The Victorian Government today announced support in full or in part for 45 of the 52 recommendations made through the independent Human Rights Charter Review. But the Government deferred a decision on key recommendations that would make it easier to enforce rights.
The Human Rights Law Centre’s Executive Director, Hugh de Kretser welcomed the commitment to better protect Victorians human rights but urged action on the deferred reforms.
“The Government’s response is a positive step towards strengthening the Charter and building a human rights culture in Victoria. But the government needs to act on key recommendations which will make it easier for Victorians to enforce their human rights. The review recognised that providing for rights without remedies sends mixed messages about the importance of human rights. To be effective rights must be able to be enforced,” said Mr de Kretser.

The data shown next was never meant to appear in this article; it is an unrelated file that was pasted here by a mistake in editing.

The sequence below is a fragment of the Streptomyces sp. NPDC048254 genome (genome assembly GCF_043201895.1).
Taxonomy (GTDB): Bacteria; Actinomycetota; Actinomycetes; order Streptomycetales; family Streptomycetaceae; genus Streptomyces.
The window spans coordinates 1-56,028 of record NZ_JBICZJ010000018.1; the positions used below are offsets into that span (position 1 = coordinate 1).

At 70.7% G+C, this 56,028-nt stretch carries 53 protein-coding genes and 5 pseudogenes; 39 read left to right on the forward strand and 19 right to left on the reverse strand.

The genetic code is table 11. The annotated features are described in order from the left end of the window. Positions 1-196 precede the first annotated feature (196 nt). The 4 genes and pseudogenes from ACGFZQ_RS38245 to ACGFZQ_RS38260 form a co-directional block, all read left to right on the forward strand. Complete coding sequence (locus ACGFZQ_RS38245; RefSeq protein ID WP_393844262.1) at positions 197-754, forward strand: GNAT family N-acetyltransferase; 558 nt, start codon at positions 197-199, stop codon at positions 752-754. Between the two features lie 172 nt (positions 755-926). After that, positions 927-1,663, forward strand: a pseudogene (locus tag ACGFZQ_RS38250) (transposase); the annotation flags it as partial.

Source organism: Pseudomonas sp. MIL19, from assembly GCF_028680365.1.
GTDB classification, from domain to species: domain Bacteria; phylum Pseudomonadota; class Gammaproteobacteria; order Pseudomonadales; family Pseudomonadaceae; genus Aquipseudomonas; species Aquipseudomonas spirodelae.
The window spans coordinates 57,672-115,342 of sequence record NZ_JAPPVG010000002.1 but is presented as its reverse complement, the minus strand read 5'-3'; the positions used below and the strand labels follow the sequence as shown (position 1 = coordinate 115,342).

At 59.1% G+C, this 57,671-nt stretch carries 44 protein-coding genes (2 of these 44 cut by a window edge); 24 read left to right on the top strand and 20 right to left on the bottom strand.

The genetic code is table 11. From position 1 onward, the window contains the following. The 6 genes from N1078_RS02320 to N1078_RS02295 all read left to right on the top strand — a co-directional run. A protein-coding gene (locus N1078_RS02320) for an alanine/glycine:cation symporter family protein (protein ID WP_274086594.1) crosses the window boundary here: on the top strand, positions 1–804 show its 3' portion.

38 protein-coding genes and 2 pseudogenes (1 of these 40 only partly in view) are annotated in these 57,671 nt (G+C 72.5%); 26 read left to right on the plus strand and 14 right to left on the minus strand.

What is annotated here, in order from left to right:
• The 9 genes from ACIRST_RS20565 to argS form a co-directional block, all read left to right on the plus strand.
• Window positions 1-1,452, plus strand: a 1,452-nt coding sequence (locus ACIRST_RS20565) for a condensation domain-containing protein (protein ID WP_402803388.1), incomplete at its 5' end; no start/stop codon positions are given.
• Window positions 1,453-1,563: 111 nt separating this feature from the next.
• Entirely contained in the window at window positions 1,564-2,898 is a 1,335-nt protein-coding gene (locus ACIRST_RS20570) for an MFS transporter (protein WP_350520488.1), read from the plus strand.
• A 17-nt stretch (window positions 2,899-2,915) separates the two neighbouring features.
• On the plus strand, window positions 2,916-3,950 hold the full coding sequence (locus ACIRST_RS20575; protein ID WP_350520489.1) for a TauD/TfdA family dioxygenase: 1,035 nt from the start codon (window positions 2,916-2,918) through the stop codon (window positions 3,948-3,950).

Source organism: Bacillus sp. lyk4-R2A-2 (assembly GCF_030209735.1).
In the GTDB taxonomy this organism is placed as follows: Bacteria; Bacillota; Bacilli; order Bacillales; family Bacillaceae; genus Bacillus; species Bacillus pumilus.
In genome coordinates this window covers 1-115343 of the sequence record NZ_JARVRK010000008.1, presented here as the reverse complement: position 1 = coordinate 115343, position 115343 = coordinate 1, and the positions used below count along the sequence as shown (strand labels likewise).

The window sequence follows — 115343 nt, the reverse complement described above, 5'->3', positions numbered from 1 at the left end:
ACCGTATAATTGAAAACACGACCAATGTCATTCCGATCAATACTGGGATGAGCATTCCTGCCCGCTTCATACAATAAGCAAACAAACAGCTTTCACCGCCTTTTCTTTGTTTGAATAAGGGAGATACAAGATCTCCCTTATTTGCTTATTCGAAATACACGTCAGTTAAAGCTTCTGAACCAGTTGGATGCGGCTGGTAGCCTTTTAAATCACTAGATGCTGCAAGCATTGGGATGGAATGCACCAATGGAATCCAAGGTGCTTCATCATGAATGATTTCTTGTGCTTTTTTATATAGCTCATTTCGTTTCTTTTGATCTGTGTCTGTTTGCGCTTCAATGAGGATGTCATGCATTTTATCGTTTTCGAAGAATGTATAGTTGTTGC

“Currently, the Charter can only be enforced in a complicated way, typically through legal action in the Supreme Court. The review recommended sensible changes to make it simpler and easier to protect human rights by allowing people to take action in the more accessible and low-cost jurisdiction of the Victorian Civil and Administrative Tribunal. We urge the government to accept this recommendation and the recommendation to give the Victorian Equal Opportunity and Human Rights Commission the power to help resolve human rights disputes.”
“From family violence to LGBTI rights, the Victorian Government has a strong record on human rights. Acting on these important remaining Charter recommendations will strengthen that record.”
The review came after eight years of operation of the Human Rights Charter in Victoria. The HRLC’s submission made during the review process can be found here.
For all media queries, please contact:
Hugh de Kretser, Executive Director, Human Rights Law Centre: 0403 965 340